But that bench, led by Chief Justice Ranjan Gogoi, refused to grant interim relief. A month later, in the general election that followed, the BJP emerged with an even bigger margin of votes than it had notched earlier (assisted undoubtedly by the generous flow of funds in its direction).

Despite this discouraging trajectory, the petitioners kept filing petitions, time and again, but to little avail. On occasion the petitioners even met with hostility from their lordships. When the petition came up before a bench led by then chief justice, S.A. Bobde, it was not only rejected but firmly rebuffed with the words, “there cannot be repeated applications seeking the same relief”.

The days passed. In October 2023, with a new general election on the horizon, the apex court was once again approached by the petitioners. The bench led by the present chief justice saw the issue as one of “importance” and referred it to a constitution bench. A couple of hearings took place and a judgment was arrived at on November 2, 2023, which was reserved. The rest, of course, is history.

Why is this back story important for journalists?

It is all about information, the life force of the profession. Many serious journalists – not of course the bejewelled and suited types inhabiting prime time – realised its worth and the value of chasing this story. They went on to unearth the unique alphanumeric number on the bond certificates; access file notings; and keep a river of information flowing.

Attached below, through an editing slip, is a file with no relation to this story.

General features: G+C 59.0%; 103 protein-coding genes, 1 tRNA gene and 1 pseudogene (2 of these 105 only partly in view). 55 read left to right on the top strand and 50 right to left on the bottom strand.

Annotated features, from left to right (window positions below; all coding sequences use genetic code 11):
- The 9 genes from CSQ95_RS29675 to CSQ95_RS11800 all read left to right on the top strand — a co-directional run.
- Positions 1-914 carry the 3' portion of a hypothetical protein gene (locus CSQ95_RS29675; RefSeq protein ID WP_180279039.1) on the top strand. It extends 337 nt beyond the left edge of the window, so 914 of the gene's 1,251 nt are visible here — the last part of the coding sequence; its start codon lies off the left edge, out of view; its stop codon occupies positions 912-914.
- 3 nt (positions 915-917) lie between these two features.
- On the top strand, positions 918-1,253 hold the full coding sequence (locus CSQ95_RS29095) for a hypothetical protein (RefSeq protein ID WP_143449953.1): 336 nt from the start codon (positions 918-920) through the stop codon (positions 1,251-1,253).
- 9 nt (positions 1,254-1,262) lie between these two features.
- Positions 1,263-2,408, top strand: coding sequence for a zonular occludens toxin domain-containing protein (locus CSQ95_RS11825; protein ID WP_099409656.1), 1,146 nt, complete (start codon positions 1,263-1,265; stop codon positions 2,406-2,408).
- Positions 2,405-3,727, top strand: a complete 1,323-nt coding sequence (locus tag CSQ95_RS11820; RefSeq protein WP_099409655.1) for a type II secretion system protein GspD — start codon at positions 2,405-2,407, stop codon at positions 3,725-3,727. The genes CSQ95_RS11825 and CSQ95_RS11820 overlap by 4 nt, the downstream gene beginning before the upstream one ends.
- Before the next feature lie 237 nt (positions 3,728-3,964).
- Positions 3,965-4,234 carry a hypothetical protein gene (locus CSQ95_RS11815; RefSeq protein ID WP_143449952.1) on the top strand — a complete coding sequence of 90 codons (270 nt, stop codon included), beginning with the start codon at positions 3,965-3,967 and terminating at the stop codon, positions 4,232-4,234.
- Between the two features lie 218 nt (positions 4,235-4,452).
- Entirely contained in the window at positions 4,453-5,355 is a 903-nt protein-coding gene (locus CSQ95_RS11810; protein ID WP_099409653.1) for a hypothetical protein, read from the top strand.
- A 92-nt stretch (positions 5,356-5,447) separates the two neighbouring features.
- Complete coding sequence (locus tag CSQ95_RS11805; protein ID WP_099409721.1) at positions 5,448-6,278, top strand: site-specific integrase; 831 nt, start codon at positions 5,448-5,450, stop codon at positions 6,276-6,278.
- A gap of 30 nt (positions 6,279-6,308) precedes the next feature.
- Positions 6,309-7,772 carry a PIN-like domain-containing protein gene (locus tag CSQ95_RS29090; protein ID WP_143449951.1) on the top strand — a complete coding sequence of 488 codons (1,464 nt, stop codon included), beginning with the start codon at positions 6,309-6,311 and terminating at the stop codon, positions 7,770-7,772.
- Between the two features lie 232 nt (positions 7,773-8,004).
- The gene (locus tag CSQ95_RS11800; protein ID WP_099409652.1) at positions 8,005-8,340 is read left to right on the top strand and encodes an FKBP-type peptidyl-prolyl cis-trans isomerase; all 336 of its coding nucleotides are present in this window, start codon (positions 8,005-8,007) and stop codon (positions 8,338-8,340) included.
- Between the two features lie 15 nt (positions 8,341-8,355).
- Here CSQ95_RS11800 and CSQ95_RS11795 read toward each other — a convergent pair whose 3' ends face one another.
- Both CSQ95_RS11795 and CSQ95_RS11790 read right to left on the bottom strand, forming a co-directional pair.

The argument that the petitioners made to the court was straightforward: the opacity that marked the scheme “defeats the people’s right to know about the funding of political parties and promotes corruption.” The Modi government, in its response was having none of that. It actually put forward the mind-blowing counter-argument that “citizens did not have a ‘general right to know regarding the funding of political parties’, and emphasised that ‘right to know’ itself is not a general right available to citizens” (‘Part of Secret Ballot’: How the Modi Govt Backed Electoral Bonds in the Supreme Court’, February 16).

Such arguments did not fortunately convince the bench. There was no getting away from the fact that “anonymity” was crucial to the electoral bond scheme, yet this very non-disclosure of information on electoral contributions was clearly violative of the right to information of the voter and therefore the freedom of expression guarantee in the constitution. This was the line the petitioners chose.

The court, when it weighed in, cited two phases of court rulings on Article 19 (1)(a). The first linked the “right to information to the values of good governance, transparency and accountability” and recognised the role of citizens in holding the state accountable for its actions and inactions and argued that they must possess relevant information in order to do this. In the second phase, the focus was on the evolution of the jurisprudence on the right to information. In the second phase, various rulings had recognised that “effective participation in democratic governance is not just a means to an end but is an end in itself.”

But how important to this process is information on political funding? The bench headed by CJI Chandrachud dwelt on this question and concluded that such information was essential if the voter is to exercise their franchise in an effective manner.

Therefore, “the Electoral Bond Scheme to the extent that they infringe upon the right to information of the voter by anonymizing contributions through electoral bonds, are violative of Article 19 (1)(a).”

The power of information to animate democracy was the leitmotif of this judgment.

This article was first published by The Wire, on January 17th 2024 by Pamela Philipose.